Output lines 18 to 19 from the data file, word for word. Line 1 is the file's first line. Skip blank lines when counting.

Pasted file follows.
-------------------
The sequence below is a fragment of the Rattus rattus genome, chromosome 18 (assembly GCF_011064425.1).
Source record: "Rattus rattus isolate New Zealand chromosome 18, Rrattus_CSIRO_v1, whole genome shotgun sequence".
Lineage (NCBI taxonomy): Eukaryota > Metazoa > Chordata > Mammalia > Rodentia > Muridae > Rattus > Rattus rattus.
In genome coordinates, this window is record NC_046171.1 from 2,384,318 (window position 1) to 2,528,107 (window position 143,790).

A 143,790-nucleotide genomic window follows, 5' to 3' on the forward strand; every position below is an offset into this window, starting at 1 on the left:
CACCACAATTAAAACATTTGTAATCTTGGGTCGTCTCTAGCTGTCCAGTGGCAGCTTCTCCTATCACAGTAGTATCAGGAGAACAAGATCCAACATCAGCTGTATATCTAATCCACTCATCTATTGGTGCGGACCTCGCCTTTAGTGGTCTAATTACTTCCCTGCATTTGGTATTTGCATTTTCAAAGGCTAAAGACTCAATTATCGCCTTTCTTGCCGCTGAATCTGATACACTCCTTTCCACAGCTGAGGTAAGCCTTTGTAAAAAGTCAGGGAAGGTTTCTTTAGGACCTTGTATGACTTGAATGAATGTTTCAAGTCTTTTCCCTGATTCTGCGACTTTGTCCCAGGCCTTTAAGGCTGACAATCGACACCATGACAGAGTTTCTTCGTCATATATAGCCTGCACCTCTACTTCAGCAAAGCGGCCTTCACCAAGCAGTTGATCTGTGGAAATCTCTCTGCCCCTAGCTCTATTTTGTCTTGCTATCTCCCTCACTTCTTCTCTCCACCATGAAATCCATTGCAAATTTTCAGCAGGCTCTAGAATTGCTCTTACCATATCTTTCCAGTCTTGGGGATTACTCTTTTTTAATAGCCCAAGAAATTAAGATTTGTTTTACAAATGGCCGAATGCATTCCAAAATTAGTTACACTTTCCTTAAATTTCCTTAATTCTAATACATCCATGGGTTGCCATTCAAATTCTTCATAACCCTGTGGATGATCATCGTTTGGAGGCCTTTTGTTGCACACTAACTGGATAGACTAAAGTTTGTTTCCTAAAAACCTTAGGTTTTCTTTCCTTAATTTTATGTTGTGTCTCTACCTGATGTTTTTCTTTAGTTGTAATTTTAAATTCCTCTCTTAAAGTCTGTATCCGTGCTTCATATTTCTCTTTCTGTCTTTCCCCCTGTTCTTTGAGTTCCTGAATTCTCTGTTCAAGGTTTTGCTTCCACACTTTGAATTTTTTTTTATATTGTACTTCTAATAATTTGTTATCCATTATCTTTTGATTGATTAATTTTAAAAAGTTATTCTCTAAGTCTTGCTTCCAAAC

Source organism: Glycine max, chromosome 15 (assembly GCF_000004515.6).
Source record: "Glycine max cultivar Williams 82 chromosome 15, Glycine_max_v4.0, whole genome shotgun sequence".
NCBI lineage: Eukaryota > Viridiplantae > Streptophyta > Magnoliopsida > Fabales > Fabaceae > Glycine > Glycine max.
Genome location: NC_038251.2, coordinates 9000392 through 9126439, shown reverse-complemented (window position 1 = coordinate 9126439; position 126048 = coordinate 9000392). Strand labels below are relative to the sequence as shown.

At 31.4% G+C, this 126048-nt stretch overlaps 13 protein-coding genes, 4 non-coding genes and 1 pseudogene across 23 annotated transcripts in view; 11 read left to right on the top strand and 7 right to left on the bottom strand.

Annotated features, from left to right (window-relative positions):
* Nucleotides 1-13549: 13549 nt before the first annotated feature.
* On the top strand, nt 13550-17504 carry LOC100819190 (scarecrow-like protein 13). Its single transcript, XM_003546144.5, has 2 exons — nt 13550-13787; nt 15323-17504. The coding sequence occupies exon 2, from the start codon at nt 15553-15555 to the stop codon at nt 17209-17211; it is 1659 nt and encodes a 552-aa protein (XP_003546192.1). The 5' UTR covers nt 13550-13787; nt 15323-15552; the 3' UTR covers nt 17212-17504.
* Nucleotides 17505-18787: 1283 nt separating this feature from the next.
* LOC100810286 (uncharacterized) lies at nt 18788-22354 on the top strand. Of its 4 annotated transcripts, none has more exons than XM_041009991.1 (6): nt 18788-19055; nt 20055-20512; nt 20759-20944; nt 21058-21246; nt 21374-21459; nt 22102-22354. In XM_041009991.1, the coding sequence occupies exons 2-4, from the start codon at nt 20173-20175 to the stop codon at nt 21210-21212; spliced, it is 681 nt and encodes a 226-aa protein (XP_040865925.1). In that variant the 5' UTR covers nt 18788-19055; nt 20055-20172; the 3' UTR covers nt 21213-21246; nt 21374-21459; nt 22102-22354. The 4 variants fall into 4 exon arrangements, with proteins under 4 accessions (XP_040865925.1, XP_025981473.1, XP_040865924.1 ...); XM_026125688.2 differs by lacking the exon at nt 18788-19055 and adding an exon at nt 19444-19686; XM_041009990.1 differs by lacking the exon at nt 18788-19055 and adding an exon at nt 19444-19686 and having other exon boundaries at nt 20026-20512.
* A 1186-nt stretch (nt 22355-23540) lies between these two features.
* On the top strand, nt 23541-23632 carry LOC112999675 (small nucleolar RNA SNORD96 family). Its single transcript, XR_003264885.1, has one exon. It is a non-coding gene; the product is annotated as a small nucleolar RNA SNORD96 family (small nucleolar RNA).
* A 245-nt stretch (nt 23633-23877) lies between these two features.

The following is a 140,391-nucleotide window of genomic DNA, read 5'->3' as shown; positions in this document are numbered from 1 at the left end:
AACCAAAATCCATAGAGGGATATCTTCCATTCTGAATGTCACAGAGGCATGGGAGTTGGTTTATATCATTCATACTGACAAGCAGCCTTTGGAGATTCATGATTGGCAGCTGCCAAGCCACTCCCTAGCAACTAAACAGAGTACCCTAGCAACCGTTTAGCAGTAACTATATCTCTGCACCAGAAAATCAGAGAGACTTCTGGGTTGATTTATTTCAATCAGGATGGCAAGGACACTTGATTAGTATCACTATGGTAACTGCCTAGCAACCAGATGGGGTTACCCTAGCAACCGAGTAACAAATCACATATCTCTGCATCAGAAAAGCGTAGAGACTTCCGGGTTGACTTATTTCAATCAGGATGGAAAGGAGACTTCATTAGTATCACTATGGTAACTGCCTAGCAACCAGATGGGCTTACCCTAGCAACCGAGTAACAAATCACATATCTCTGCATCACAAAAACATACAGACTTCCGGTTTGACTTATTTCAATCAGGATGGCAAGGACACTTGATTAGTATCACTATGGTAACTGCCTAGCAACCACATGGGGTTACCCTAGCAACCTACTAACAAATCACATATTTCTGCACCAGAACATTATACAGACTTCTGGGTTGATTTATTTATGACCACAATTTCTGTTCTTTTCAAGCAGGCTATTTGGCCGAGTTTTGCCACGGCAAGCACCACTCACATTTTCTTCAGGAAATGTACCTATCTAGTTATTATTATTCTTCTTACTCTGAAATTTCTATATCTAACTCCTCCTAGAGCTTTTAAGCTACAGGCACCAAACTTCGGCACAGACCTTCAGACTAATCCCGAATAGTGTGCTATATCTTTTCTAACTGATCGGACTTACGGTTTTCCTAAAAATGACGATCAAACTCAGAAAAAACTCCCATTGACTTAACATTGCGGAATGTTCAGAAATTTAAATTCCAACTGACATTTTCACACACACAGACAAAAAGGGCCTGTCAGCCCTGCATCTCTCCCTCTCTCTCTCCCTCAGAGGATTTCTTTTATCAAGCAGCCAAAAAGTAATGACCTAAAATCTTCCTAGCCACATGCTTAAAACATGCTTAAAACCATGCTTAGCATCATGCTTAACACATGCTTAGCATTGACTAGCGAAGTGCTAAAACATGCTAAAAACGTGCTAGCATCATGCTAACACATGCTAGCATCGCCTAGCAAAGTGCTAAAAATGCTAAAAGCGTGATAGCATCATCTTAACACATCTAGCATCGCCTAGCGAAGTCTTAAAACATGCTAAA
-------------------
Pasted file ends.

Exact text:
* On the top strand, nt 23541-23632 carry LOC112999675 (small nucleolar RNA SNORD96 family). Its single transcript, XR_003264885.1, has one exon. It is a non-coding gene; the product is annotated as a small nucleolar RNA SNORD96 family (small nucleolar RNA).
* A 245-nt stretch (nt 23633-23877) lies between these two features.